The C.H.E.K Institute specializes in Corrective Exercise Kinesiology and the development of advanced continuing education programs for medical and exercise professionals.
Of the more than 40 videos I have produced over the past 31 years, six of them have been devoted to how to exercise with the Swiss ball. I believe the Swiss ball may be one of the best, most effective and versatile exercise tools in history.
The complexity of the Swiss ball is in its simplicity. The potential of this great tool is directly proportional to the knowledge, skill and creativity of the practitioner.
Recognizing this, and having spent many years working successfully with the Swiss ball as both a rehabilitation and sports performance conditioning modality, encouraged me to share the principles that influence my use of it.
Part one of this two-part series focuses on the importance of balance and strength, physical tools we use every moment of our waking day.
Like good looks and money, balance is something we can never have enough of. Before we go too far, we should define balance so we are all on the same sheet of music:
“Balance is a highly developed activity requiring sophisticated organization of muscle groups in response to the position of the body as it is related to gravity.” – Barbara Hypes, physical therapist
When the Swiss ball is properly inflated, it provides a firm, very mobile surface that reacts quickly to any change in one’s center of gravity, requiring a righting response, a tilting response, or both.
As a result of this and the fact that many exercises performed on the Swiss ball result in a net reduction of the body’s base of support, its use naturally results in activation of core and extremity muscles as stabilizers.
Also, there is a simultaneous activation of the body’s proprioceptive mechanisms (joint mechanoreceptors, spindle cells, inner ear, ocular proprioception).
Activation of the nervous system in concert with the musculoskeletal system through regular use of the Swiss ball serves to heighten reflex reactions to changes in the location of one’s center of gravity, increase motor vocabulary and heighten one’s sense of proprioception or sense of spatial orientation.
This, in my clinical experience, leads to improved performance of the neuromechanical system and the prevention of injury.
Strength is a biomotor (life movement) ability that everyone needs to improve. In fact, I have never treated an orthopedic injury that resulted directly from a lack of oxygen-carrying capacity!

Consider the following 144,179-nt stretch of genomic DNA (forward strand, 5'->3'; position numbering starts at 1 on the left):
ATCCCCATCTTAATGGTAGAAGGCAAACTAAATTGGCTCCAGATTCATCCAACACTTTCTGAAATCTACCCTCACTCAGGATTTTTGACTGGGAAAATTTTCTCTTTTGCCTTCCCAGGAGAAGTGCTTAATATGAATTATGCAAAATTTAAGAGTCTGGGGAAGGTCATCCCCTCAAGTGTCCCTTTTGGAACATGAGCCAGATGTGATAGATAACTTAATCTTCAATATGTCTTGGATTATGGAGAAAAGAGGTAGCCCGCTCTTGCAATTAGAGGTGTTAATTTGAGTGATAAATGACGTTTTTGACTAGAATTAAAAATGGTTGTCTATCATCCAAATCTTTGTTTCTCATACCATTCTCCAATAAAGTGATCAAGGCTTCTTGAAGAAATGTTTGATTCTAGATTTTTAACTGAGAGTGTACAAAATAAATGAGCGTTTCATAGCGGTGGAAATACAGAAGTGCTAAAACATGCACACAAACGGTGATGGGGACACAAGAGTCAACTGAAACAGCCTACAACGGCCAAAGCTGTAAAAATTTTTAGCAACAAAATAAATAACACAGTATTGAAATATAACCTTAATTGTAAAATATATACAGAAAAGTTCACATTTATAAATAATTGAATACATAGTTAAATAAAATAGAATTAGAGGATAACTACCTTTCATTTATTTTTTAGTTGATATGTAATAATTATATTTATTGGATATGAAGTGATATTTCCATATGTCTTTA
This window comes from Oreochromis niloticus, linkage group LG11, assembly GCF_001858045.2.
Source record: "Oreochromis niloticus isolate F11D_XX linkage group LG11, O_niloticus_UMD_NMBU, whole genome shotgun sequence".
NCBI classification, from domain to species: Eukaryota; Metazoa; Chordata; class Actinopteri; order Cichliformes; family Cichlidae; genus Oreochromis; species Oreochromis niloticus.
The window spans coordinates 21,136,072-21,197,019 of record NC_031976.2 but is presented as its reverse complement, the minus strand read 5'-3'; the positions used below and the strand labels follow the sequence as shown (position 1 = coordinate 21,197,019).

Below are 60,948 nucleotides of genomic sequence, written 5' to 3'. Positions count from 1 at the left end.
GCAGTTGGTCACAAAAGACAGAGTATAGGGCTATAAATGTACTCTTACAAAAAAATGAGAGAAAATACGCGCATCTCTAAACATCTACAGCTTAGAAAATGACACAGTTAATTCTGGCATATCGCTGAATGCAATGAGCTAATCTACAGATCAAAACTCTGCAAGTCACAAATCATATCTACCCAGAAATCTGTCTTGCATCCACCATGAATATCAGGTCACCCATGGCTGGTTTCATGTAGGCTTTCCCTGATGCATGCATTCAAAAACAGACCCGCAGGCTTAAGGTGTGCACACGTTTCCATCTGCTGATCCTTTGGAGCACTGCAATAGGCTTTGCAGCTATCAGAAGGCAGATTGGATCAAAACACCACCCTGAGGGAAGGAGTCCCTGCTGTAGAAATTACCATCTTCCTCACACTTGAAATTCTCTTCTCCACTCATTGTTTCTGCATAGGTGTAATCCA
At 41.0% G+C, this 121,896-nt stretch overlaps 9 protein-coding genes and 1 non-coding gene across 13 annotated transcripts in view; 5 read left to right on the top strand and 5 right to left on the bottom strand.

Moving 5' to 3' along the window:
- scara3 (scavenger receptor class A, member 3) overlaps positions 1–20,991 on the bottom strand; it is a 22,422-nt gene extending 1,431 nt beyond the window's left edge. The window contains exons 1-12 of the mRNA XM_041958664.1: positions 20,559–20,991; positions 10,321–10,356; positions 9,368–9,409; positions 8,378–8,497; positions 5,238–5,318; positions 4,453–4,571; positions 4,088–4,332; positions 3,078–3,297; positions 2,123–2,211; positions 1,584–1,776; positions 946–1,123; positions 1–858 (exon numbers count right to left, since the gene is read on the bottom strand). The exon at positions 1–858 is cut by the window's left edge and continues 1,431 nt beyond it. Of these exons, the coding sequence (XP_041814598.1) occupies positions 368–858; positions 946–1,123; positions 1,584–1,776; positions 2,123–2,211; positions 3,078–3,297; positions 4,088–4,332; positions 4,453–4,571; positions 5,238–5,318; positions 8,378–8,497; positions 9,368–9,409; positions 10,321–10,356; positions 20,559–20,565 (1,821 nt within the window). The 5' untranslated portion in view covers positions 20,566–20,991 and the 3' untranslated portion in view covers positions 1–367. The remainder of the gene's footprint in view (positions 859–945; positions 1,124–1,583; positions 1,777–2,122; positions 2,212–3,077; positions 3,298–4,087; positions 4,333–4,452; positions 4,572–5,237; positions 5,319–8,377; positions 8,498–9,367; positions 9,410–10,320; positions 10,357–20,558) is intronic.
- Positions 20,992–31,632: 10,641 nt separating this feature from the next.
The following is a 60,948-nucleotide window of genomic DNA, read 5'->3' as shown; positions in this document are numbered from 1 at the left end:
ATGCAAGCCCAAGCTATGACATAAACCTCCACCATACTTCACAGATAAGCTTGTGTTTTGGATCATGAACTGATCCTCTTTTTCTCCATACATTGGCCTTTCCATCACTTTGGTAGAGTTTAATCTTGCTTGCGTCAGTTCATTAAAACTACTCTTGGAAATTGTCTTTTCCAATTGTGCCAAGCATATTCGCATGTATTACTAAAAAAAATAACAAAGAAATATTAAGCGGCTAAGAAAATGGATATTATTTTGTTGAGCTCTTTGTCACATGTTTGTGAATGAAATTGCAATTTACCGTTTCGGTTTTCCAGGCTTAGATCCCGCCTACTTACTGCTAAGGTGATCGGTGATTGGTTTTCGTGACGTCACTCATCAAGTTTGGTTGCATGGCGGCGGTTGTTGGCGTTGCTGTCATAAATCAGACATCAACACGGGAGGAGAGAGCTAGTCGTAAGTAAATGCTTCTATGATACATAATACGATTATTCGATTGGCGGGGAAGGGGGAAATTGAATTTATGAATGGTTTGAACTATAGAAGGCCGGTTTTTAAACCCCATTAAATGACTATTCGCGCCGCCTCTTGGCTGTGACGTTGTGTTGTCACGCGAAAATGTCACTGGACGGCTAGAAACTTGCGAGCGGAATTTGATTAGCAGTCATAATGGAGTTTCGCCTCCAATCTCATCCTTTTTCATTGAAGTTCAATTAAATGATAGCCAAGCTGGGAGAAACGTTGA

When I began taking Swiss balls to Gold’s Gym® in San Diego several years ago, the bodybuilders would stand around and make jokes about how ridiculous I looked.
However, when they saw me doing squats on the ball, doing crunches over the ball with 180-pound dumbbells and benching 110-pound dumbbells while laying on the ball, their eyes got bigger and their mouths stopped moving so much.
Eventually, one or two were brave enough to ask if they could give it a try. When they realized that they could only lift about 50 percent of the weight I was using, (even though they weighed 50-70 pounds more than me), they developed a whole new level of respect for the athleticism the ball could develop. Now, Gold’s Gym® and many others around the world are full of Swiss balls.
Because I pioneered and popularized the concept of combining free weights, Body Blades, cable resistance, medicine balls, and even the Fitter with Swiss balls, I have had a lot of time to test the various balls on the market for durability and safety.
As you can imagine, lifting weights on the Swiss ball was something the manufacturers never imagined! The result of all my testing, aside from some very interesting situations, was that most balls currently on the market are simply not strong enough to handle the dynamic stresses.
The final part of this short series explores two more uses for Swiss balls: Joint stability and stretching.